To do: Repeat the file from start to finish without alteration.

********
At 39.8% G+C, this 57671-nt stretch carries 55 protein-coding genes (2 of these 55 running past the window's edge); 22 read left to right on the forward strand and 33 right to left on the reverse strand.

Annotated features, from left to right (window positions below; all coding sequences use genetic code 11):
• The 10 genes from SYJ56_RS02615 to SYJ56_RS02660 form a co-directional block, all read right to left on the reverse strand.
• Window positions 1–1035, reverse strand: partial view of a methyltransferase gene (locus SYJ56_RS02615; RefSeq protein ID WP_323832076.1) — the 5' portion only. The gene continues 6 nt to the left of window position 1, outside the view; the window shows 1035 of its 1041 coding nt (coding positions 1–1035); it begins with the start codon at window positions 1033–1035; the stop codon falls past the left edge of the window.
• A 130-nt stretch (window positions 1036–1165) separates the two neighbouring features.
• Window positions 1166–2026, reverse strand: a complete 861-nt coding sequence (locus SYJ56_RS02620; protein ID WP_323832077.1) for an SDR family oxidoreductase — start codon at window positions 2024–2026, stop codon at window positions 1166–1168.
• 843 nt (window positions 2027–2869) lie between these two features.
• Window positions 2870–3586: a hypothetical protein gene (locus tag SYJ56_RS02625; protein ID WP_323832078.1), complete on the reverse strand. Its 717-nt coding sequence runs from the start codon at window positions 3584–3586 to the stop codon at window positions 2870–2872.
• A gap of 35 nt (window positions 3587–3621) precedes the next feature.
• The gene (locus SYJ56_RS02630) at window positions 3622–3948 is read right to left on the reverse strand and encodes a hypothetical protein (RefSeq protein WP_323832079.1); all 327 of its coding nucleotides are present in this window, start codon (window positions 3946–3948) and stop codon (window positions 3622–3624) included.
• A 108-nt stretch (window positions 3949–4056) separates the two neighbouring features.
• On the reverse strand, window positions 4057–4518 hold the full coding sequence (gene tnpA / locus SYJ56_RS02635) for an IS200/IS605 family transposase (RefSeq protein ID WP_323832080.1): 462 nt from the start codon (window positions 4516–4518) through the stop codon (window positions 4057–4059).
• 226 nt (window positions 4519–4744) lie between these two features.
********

At 39.8% G+C, this 57671-nt stretch carries 55 protein-coding genes (2 of these 55 running past the window's edge); 22 read left to right on the forward strand and 33 right to left on the reverse strand.

Annotated features, from left to right (window positions below; all coding sequences use genetic code 11):
• The 10 genes from SYJ56_RS02615 to SYJ56_RS02660 form a co-directional block, all read right to left on the reverse strand.
• Window positions 1–1035, reverse strand: partial view of a methyltransferase gene (locus SYJ56_RS02615; RefSeq protein ID WP_323832076.1) — the 5' portion only. The gene continues 6 nt to the left of window position 1, outside the view; the window shows 1035 of its 1041 coding nt (coding positions 1–1035); it begins with the start codon at window positions 1033–1035; the stop codon falls past the left edge of the window.
• A 130-nt stretch (window positions 1036–1165) separates the two neighbouring features.
• Window positions 1166–2026, reverse strand: a complete 861-nt coding sequence (locus SYJ56_RS02620; protein ID WP_323832077.1) for an SDR family oxidoreductase — start codon at window positions 2024–2026, stop codon at window positions 1166–1168.
• 843 nt (window positions 2027–2869) lie between these two features.
• Window positions 2870–3586: a hypothetical protein gene (locus tag SYJ56_RS02625; protein ID WP_323832078.1), complete on the reverse strand. Its 717-nt coding sequence runs from the start codon at window positions 3584–3586 to the stop codon at window positions 2870–2872.
• A gap of 35 nt (window positions 3587–3621) precedes the next feature.
• The gene (locus SYJ56_RS02630) at window positions 3622–3948 is read right to left on the reverse strand and encodes a hypothetical protein (RefSeq protein WP_323832079.1); all 327 of its coding nucleotides are present in this window, start codon (window positions 3946–3948) and stop codon (window positions 3622–3624) included.
• A 108-nt stretch (window positions 3949–4056) separates the two neighbouring features.
• On the reverse strand, window positions 4057–4518 hold the full coding sequence (gene tnpA / locus SYJ56_RS02635) for an IS200/IS605 family transposase (RefSeq protein ID WP_323832080.1): 462 nt from the start codon (window positions 4516–4518) through the stop codon (window positions 4057–4059).
• 226 nt (window positions 4519–4744) lie between these two features.